That doesn’t mean that doctors aren’t somewhat hamstrung by technological advances, though. Keeping up closely with the discoveries and new methodologies is essential for any doctor who strives to do what is best for their patients.
The problem with this pace of advancement is that aside from their full-time practice, there’s hardly time for the doctors to keep up with it all.
Since medicine has also developed into a multi-trillion dollar industry (close to $1 trillion in pharmaceuticals alone), the competition is fierce, the incentives higher than ever, and there’s no room to drop the ball.
An Unhealthy Alliance
Many doctors survive through “alliances” with pharm companies, making for an unhealthy relationship with questionable ethical foundations.
Ever since major news outlets have started reporting on these practices, people have started to lose hope in the integrity of our healthcare system in its current form. This is why some states, and this might be expanded in the future, have introduced regulations of these kinds of relationships starting from 2018.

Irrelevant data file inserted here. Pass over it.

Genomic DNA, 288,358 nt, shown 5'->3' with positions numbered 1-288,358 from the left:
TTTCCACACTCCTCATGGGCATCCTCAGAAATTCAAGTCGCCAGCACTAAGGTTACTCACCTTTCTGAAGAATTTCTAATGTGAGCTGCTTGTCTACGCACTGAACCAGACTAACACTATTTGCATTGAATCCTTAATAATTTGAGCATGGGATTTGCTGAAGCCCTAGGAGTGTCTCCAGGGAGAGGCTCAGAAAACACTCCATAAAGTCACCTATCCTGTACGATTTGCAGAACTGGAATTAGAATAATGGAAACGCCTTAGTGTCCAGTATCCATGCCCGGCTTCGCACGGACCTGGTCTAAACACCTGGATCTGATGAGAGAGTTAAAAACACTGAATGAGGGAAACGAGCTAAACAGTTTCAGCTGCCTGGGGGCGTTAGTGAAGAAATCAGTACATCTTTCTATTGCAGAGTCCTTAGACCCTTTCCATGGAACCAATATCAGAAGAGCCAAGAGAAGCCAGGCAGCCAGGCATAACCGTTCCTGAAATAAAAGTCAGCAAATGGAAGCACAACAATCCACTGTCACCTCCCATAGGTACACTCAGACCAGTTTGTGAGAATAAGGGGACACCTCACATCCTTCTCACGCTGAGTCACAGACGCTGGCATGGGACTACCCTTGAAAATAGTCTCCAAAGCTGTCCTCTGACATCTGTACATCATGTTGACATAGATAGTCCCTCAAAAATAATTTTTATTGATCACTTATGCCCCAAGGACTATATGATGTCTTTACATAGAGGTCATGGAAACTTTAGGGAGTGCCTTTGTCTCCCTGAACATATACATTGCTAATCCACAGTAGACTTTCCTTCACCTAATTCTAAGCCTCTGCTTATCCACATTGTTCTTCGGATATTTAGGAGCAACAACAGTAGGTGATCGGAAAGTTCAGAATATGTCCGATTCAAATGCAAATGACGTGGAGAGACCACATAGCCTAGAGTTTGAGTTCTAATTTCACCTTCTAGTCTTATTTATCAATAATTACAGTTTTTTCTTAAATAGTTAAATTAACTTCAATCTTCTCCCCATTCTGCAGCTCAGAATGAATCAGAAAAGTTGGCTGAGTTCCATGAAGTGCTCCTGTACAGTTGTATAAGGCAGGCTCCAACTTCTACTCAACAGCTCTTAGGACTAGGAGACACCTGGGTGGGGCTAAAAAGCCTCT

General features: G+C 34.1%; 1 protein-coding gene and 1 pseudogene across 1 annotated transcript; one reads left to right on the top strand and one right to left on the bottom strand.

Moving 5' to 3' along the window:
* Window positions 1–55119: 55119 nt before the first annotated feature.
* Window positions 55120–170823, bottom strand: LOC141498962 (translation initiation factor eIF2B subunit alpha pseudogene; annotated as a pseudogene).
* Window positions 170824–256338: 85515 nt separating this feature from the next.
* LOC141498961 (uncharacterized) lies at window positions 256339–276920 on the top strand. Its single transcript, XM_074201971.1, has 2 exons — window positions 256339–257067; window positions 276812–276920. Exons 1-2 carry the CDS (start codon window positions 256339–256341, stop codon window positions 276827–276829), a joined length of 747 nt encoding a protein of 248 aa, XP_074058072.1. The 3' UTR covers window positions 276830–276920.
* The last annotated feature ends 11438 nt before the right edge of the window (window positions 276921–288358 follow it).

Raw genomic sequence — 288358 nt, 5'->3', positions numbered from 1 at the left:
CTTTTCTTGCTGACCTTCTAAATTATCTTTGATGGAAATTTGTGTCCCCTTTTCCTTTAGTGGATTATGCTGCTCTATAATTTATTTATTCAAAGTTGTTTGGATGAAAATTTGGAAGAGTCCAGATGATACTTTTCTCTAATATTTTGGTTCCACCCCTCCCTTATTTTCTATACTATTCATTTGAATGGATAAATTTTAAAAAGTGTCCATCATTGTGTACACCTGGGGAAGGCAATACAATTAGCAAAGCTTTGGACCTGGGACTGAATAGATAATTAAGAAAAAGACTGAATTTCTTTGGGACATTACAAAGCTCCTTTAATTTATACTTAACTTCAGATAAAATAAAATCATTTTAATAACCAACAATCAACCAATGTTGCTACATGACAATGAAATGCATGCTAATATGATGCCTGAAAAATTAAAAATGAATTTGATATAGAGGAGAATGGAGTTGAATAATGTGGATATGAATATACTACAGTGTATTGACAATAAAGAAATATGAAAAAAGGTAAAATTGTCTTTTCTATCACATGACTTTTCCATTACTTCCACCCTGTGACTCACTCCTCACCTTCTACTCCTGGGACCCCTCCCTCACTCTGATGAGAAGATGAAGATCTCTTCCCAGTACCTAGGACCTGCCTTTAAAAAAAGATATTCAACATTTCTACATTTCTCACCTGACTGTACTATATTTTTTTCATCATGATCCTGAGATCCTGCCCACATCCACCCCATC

But digitalization also enables these private practices to increase their income to a point where they might not even need the unhealthy deals with pharma companies. Not to mention enabling them to survive after states start introducing more regulations.
The answer might lie in digital marketing. With a better reach within their local communities, these practices can form a good recipe for growth, as demonstrated by some case studies. The underlying question is how to reach the people and provide them with the best care?
When a Search Engine Becomes a Physician
A search engine might not be a doctor, but the trends show that more and more people are using Google as a complete knowledge solution for everything – including health. The same applies to Bing, which is what Alexa uses as a source for answering questions.
Queries that people type on Google, or speak into devices like Alexa are no longer just searches of key terms but fully formed questions like:
“how do i stop coughing?”